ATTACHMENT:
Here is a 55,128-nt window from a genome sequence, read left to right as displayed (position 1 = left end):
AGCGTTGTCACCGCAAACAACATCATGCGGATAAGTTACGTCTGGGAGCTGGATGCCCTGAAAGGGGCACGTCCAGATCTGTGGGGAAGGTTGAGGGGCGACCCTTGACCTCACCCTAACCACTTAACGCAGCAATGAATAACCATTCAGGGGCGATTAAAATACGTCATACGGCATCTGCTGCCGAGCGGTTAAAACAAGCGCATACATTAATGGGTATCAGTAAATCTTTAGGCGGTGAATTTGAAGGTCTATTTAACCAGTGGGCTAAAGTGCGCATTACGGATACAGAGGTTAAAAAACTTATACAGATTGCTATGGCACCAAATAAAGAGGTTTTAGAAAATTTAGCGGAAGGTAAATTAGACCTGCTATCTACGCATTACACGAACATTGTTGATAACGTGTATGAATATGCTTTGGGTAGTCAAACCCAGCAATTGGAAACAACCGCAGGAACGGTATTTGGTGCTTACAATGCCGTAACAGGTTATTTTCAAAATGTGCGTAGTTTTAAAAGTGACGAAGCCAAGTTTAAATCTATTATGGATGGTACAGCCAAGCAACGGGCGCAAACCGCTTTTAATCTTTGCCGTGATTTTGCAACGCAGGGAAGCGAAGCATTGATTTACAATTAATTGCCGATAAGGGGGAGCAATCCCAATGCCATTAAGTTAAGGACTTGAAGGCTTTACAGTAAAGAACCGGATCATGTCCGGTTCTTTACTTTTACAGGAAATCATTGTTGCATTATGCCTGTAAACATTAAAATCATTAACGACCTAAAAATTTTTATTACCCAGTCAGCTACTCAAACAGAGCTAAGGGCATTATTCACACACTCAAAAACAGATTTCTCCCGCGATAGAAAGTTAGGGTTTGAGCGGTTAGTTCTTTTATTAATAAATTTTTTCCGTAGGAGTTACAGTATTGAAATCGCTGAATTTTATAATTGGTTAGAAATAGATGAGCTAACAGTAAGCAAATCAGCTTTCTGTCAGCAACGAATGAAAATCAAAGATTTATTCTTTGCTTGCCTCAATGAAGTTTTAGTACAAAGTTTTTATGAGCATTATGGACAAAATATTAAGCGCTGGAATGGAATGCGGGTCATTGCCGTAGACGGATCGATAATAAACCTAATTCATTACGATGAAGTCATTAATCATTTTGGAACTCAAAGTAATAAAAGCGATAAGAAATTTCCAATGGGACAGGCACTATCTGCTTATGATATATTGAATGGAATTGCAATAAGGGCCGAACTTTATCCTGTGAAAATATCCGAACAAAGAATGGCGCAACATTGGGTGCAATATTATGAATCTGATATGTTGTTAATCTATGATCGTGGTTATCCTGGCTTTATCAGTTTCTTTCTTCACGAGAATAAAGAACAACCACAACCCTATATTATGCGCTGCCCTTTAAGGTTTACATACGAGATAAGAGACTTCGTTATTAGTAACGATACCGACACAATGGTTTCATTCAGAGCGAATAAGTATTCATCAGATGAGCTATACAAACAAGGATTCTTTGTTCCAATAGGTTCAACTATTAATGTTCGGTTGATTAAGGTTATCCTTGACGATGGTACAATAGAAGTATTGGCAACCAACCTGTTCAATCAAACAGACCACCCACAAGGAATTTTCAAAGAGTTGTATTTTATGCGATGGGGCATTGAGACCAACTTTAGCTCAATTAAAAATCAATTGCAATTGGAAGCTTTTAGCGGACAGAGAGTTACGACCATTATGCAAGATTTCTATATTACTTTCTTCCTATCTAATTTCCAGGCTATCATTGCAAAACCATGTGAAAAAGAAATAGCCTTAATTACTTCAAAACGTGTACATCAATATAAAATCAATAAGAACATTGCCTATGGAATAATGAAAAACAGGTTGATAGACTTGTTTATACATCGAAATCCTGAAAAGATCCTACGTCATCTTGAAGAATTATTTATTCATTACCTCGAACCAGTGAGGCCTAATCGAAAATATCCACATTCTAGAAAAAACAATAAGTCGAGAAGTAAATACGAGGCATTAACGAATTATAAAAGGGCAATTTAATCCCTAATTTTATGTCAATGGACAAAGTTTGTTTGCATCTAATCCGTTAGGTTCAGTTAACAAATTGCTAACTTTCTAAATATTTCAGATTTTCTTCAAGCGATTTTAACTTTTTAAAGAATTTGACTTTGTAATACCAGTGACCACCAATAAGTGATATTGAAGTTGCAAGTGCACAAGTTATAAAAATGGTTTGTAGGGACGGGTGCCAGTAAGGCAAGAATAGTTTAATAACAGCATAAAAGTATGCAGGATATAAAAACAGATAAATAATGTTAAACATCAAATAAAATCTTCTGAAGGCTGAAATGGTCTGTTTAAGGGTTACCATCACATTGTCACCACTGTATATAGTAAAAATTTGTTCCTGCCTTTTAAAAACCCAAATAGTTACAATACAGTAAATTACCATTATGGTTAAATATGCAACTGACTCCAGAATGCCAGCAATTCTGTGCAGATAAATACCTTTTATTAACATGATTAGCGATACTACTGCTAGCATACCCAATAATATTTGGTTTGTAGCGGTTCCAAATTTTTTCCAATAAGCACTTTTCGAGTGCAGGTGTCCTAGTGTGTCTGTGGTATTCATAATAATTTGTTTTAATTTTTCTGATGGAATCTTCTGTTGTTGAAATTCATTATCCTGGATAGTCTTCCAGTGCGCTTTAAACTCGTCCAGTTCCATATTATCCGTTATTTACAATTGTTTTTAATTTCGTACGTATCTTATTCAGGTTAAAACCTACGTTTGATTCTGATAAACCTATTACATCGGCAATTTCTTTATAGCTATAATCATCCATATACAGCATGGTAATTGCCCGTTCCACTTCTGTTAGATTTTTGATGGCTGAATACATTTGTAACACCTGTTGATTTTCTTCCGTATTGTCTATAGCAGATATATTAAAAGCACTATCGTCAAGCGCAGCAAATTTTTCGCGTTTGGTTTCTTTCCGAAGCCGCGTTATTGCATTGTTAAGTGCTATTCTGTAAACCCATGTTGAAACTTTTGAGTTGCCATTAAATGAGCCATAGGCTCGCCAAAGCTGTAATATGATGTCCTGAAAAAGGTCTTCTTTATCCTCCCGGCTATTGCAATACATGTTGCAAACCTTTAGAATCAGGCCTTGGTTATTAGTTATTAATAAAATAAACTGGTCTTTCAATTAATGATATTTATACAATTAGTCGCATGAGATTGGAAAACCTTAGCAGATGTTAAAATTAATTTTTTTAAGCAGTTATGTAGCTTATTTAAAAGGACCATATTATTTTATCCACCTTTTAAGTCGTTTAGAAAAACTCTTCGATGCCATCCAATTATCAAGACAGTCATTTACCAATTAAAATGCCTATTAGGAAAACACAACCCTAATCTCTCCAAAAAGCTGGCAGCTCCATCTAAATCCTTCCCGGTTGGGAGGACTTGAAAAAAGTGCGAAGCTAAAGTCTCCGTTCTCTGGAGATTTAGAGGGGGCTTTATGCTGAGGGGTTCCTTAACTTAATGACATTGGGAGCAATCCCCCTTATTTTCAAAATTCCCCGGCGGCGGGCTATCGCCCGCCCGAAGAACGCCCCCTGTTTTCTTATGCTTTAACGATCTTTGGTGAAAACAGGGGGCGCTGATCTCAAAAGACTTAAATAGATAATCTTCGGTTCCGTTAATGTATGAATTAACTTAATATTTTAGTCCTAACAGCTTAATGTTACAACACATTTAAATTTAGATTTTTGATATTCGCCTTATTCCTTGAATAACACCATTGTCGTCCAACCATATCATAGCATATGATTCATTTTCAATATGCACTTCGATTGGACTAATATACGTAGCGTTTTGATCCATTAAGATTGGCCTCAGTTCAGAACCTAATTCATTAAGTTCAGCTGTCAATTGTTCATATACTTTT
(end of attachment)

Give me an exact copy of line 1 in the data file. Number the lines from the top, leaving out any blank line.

Here is a 55,128-nt window from a genome sequence, read left to right as displayed (position 1 = left end):